Following the death of George Floyd, protests led by the Black Lives Matter movement have resulted in the removal of statues across the United States built in honor of controversial figures. The United States has not been unique in confronting its troubled past. In Bristol, the statue of Edward Colston, a 17th-century slave trader, has been torn down. In Belgium, the statue of King Leopold II, who has been estimated to have murdered approximately 10 million people while ruling Congo, has been covered with “BLM” signs and subsequently removed. In Italy, controversies have surrounded the monument built in honor of Indro Montanelli, an influential journalist from the 30’s whose reputation has been repeatedly haunted by his associations with the colonization of Africa during the Fascist regime. The statue, built in Milan in 2006, has recently been covered with paint, yet unlike its European counterparts, the monument has been cleaned by the Mayor who refuses to remove it.
The controversies surrounding Montanelli’s statue stem from his role in the Fascist colonization of Africa in 1935. Then 24, Montanelli voluntarily joined the fascist occupation and soon after arriving in Ethiopia he went on to marry a 12-year-old girl from the village. As Montanelli recalls the story in an interview from 2000, he “leased” the girl, whose name he claims to be Destà, from his father. Montanelli’s actions have been harshly condemned, and protesters have surrounded his statue with signs that call him “racist” and “rapist.” But why the decision to clean the monument and refuse to remove it?
One of the arguments against the removal of the statue is that doing so would have the consequence of erasing part of Italy’s history. Montanelli founded the conservative daily Il Giornale in 1973, worked several years for the daily Il Corriere Della Sera, as well as collaborated with the United Press in New York. Mariastella Gelmini, leader of the right-wing political party Forza Italia, claims that Montanelli was responsible for playing a crucial role in journalistic history, and perhaps even within the country’s, so the statue should stay in order to preserve Italy’s past. The fact that Italy takes particular pride in its millennial history, has given these claims considerable traction.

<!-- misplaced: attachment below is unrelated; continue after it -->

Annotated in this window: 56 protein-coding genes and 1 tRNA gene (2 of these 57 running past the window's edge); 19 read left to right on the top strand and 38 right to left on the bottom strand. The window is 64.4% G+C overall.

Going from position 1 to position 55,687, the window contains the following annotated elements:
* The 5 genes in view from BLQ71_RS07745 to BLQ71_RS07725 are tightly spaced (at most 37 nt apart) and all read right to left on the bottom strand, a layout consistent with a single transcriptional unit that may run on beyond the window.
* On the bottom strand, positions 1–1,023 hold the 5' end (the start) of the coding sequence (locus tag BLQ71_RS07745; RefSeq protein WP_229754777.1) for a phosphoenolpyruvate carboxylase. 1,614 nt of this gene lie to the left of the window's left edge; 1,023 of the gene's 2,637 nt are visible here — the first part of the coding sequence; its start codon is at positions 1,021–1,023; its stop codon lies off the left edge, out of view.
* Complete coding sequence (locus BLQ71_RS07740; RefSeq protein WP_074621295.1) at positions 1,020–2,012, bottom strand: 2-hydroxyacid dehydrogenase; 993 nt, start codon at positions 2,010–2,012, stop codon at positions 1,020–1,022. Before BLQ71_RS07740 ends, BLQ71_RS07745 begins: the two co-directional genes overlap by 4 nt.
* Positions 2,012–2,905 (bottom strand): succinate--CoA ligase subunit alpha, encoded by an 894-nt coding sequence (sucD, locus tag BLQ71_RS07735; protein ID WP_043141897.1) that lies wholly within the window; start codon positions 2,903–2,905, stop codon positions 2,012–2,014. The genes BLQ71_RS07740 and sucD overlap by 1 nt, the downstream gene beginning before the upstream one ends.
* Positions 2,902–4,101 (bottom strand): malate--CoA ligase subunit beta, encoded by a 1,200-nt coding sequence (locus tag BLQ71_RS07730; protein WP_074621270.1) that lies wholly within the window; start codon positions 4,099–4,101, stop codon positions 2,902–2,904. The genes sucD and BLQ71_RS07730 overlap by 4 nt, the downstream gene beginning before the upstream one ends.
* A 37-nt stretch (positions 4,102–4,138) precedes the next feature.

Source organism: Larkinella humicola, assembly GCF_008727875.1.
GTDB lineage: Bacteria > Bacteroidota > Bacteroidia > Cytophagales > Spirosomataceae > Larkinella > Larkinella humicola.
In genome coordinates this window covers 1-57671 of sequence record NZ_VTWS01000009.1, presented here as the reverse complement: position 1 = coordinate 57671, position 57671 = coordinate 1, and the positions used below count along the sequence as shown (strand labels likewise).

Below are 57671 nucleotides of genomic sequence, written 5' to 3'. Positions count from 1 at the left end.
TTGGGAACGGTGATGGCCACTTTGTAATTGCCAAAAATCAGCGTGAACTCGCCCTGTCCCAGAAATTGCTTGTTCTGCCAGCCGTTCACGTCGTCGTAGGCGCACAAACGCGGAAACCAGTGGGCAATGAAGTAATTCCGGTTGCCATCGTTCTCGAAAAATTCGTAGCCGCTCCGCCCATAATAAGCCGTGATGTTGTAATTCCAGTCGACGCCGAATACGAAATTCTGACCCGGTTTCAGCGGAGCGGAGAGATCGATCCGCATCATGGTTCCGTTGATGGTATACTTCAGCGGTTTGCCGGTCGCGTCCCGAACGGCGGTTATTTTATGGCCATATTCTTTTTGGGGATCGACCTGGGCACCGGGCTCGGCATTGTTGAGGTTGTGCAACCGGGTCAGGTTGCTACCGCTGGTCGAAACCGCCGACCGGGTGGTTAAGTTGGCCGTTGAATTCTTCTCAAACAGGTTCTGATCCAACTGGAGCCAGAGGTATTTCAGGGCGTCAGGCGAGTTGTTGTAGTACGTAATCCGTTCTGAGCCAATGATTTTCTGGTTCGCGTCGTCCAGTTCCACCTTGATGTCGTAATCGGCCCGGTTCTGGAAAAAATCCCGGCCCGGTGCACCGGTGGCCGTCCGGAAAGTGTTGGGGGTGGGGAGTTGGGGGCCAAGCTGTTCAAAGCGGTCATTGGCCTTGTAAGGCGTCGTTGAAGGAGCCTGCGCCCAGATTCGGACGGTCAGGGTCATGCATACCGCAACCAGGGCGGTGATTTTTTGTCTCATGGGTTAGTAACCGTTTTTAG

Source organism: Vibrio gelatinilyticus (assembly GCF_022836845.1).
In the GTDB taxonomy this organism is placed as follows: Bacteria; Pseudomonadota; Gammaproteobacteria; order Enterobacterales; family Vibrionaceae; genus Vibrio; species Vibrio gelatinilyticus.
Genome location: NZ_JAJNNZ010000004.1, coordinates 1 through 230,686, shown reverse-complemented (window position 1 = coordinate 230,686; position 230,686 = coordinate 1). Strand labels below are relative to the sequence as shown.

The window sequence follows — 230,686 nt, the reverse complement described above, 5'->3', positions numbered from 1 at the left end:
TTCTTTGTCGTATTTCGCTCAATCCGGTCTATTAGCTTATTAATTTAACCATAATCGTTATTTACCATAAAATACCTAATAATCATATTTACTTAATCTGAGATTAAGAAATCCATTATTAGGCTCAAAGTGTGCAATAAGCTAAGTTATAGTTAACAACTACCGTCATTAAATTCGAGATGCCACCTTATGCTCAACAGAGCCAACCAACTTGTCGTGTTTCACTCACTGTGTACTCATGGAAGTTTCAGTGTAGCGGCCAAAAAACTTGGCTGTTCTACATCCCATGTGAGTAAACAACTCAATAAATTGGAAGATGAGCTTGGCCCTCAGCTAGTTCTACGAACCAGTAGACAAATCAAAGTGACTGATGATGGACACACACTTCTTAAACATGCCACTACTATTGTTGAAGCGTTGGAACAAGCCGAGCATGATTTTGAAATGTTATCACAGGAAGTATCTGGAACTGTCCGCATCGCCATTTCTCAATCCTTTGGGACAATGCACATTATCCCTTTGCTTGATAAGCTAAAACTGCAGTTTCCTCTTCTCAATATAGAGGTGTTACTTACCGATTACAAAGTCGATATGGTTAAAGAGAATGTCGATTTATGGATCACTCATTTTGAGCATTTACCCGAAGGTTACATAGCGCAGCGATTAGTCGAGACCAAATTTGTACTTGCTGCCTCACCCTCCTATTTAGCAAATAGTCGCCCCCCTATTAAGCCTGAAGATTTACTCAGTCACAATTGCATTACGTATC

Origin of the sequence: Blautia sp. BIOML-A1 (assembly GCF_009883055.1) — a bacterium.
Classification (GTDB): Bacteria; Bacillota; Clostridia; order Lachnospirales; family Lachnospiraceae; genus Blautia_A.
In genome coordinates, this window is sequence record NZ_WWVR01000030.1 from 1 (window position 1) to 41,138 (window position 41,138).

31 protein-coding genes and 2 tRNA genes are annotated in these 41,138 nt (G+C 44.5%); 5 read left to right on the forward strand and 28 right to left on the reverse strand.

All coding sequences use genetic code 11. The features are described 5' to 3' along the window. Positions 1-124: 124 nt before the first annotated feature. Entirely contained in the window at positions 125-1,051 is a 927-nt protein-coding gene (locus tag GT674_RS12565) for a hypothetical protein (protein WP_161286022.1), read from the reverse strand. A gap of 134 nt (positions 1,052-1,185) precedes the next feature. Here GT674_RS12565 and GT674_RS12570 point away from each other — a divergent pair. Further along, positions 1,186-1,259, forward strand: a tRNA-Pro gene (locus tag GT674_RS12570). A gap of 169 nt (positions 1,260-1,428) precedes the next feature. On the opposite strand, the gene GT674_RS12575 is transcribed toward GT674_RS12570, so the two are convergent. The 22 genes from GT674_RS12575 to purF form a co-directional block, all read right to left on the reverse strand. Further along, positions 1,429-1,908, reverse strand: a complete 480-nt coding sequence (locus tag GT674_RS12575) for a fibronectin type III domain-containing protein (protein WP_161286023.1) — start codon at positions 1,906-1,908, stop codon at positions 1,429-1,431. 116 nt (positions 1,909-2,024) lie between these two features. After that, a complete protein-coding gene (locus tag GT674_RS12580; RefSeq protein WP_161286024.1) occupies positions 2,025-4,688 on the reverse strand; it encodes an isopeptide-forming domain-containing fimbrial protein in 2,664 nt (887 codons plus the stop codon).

The argument however hinges on the premise that monuments play a role in communicating shared history. Yet statues do not seem to have a historical function, but an honorific one. We do not learn history by contemplating monuments, instead we learn history through the traditional tools that are meant to pass it on (let these be books or lectures or testimonies). It is because we already know history, that we decide to build monuments that commemorate it, not the other way around. To illustrate, consider the following example: In the small beach town of Anzio, approximately 1-hour from Rome, there is a statue that depicts a girl walking surrounded by seagulls. The monument was built in honor of a 5-year-old called Angelita who, during the Second World War, was found during the Battle of Anzio by the Scottish soldier S.C. Hayes of the Royal Scots Fusiliers walking on the beach, frightened by the bombings. She later died in Hayes’ arms. In 1979, the city of Anzio decided to build the monument in Angelita’s memory. Yet the statue is not particularly informative. It only shows Angelita’s name without explaining why the statue was built. Would anyone be able to learn Angelita’s story simply by contemplating the monument? No, the statue does not teach any history. On the contrary, it is because one already knows Angelita’s story that one is able to grasp the meaning of the statue. It is unclear then how history would be erased if the statue was removed.
“A Man of His Time”